Alec Baldwin 'Rust' trial: Opening statements, Baldwin's demeanor and more from Day 1

Hilaria Baldwin and Stephen Baldwin support the actor in court as prosecutors begin presenting their case.

Actor Alec Baldwin listens during his hearing at Santa Fe County District Court on July 10 in Santa Fe, N.M.
Actor Alec Baldwin listens during his hearing at Santa Fe County District Court on July 10 in Santa Fe, N.M.(Ross D. Franklin/Getty Images)

Alec Baldwin's day in court has arrived. The 66-year-old actor is charged with involuntary manslaughter in the 2021 death of Rust cinematographer Halyna Hutchins and faces up to 18 months in prison if convicted. The jury heard opening statements from the prosecution and defense. The state called four witnesses. Here's a recap of Day 1.

The actor was supported by family members, including Hilaria Baldwin and his brother Stephen Baldwin. They sat behind him in court, and at one point, Hilaria Baldwin appeared to comfort her husband during a break.

Alec Baldwin with his wife, Hilaria Baldwin, during his hearing in Santa Fe County District Court.
Alec Baldwin with his wife, Hilaria Baldwin, during his hearing in Santa Fe County District Court. (Ross D. Franklin/AP)

The actor was seen intently taking notes on multiple occasions, particularly when prosecutors spoke. He wore glasses the majority of time the court was in session. Baldwin closely watched evidence as it appeared onscreen in front of him. He looked especially interested in the state's fourth witness, Marissa Poppell, a crime scene technician who inspected the scene.

Baldwin's defense attorney Alex Spiro specifically called out first assistant director David Halls, who was the film's safety coordinator, for declaring the gun "cold" before handing it to the actor. That meant it was safe and the gun had no live ammunition. (Halls denied this in a deposition and took a plea deal early in the case to avoid jail time.) Spiro also put blame on armorer Hannah Gutierrez-Reed for failing to properly do her job.

"The gun was double-checked, verified it was a cold gun. Not an actor's responsibility to check; safety was ensured before," Spiro said.

"The gun went off during the rehearsal. No one saw [Alec] intentionally pull the trigger," Spiro continued. "It was obviously a tragic accident, but Alec committed no homicide. Alec took the gun from those charged with its safety. He did not tamper with it. He did not load it himself. He did not leave it unattended. ... It was an actor handling a prop."

Spiro repeatedly called out the prosecution as the gun used by Baldwin was damaged by the FBI during testing. Baldwin has maintained he didn't pull the trigger and the gun discharged on its own.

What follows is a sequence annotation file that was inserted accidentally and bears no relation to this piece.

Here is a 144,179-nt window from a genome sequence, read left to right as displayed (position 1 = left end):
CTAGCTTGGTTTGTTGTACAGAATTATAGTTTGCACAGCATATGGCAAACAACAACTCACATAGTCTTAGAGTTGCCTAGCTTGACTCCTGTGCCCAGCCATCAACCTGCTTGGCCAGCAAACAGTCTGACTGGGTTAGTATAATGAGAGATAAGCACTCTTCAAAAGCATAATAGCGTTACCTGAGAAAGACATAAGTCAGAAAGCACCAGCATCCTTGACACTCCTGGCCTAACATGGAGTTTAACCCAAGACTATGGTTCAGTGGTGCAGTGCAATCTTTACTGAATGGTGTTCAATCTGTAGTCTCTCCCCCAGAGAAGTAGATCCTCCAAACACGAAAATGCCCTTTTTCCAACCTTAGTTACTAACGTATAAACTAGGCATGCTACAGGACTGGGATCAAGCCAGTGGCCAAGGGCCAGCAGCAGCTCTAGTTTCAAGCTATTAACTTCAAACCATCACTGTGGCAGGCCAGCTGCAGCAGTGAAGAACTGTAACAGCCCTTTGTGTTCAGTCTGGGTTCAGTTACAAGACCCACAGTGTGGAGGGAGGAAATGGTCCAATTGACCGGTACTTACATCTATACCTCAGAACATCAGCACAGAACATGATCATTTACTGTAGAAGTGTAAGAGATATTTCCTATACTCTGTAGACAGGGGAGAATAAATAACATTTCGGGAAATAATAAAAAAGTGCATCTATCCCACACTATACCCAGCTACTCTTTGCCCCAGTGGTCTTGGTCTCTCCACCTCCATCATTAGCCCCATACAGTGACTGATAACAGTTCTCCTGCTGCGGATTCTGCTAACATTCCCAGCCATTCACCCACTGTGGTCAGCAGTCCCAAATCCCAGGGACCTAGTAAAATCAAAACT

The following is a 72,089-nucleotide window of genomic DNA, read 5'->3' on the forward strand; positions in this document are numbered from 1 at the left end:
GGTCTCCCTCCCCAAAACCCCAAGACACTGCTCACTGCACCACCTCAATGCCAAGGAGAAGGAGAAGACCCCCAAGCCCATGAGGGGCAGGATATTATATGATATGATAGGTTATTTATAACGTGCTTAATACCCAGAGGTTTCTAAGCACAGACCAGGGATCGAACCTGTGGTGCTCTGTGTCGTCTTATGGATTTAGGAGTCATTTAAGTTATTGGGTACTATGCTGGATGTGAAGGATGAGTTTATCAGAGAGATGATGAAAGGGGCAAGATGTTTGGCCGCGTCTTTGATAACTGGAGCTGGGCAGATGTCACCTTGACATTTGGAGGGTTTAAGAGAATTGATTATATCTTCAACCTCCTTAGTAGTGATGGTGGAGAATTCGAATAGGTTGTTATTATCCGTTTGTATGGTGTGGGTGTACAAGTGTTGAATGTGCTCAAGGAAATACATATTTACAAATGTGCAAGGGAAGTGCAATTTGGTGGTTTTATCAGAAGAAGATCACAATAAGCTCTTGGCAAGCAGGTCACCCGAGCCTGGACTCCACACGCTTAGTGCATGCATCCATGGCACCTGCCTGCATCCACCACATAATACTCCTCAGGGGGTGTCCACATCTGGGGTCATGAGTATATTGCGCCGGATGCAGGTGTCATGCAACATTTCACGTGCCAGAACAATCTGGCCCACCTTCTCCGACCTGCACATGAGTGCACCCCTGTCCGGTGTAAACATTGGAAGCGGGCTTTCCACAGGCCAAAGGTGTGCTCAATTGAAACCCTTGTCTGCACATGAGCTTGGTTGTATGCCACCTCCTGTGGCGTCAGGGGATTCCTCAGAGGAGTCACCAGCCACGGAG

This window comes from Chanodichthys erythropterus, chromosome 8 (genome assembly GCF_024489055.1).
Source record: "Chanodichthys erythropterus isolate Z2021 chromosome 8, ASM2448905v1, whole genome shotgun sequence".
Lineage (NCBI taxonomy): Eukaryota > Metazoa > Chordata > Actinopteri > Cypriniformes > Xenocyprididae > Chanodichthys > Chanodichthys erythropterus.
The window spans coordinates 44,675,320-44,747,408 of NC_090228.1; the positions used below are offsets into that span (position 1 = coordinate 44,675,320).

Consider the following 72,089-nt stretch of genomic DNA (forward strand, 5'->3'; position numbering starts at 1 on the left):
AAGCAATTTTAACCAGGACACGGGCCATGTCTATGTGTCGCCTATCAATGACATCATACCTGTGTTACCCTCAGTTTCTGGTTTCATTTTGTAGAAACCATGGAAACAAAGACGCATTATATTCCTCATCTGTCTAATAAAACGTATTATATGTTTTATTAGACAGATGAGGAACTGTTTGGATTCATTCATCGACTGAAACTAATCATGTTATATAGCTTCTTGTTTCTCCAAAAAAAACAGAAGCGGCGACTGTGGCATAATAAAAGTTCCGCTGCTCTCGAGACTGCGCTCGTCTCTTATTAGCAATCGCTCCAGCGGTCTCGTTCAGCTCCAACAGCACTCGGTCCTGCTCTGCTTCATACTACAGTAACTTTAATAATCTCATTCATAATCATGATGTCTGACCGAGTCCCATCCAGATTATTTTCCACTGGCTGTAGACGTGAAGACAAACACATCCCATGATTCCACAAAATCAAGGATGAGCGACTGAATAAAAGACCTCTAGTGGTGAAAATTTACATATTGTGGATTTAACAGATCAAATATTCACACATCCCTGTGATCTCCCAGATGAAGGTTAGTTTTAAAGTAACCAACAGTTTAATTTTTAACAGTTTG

"[The state] never solved the question of the lethal bullet; they destroyed the gun and all they were left with was Alec Baldwin and the movie they intend to put on," he said. "There will not be one witness, not one shred of evidence in this trial that Alec knew or should have known the gun was loaded with a live round. So they can't prove their high-profile homicide case."

Special prosecutor Erlinda Ocampo Johnson alleged that Baldwin "mishandled" the gun on the set and failed to routinely do safety checks with the "inexperienced" on-set armorer.

"You will see him using this gun as a pointer to point at people, to point at things," she said. "You will see him cock the hammer when he's not supposed to," she told jurors. "You will see him put his finger on the trigger when his finger is not supposed to be on the trigger. You will hear about numerous breaches of firearm safety with this defendant and this use of this firearm."

Prosecutors claim that, although the gun was ultimately damaged, they will prove the trigger must have been pulled for it to discharge.

The state called Nicholas LeFleur, an officer with the Santa Fe Police Department, as its first witness. LeFleur was one of the first people to respond to the scene. Bodycam footage was shown depicting the aftermath of the tragedy. Baldwin can be seen talking with Halls. Both are detained, not under arrest.

During cross-examination, LeFleur denied being coached by prosecutors to avoid calling the incident an accident. Spiro pointed out that the officer did not stop crew members from speaking to one another at the scene, which could be viewed as a mistake.

Timoteo Benavidez, a former lieutenant with the Santa Fe Sheriff's office who was on duty the day of the accident, was the second witness. The state called him to establish a chain of custody for the gun in question. He was handed the gun by Gutierrez-Reed.

When asked by Spiro during cross-examination if he knew what happened to the ammunition used in the weapon, Benavidez said, "I do not."

Detective Joseph Lujan with the Santa Fe County Sheriff's office was the third witness to take the stand. He testified about questioning Rust director Joel Souza at the hospital; Souza had been wounded when the gun discharged.

The fourth witness, Poppell, testified that she found five suspected live rounds on the set. She told prosecutors she sent the gun — which the jury was shown — "intact" to the FBI, but when she got it back, it was damaged.

Poppell's testimony will continue and she'll be cross-examined by Baldwin's team. Prosecutors will continue to call witnesses when court resumes on Thursday morning in Santa Fe, N.M.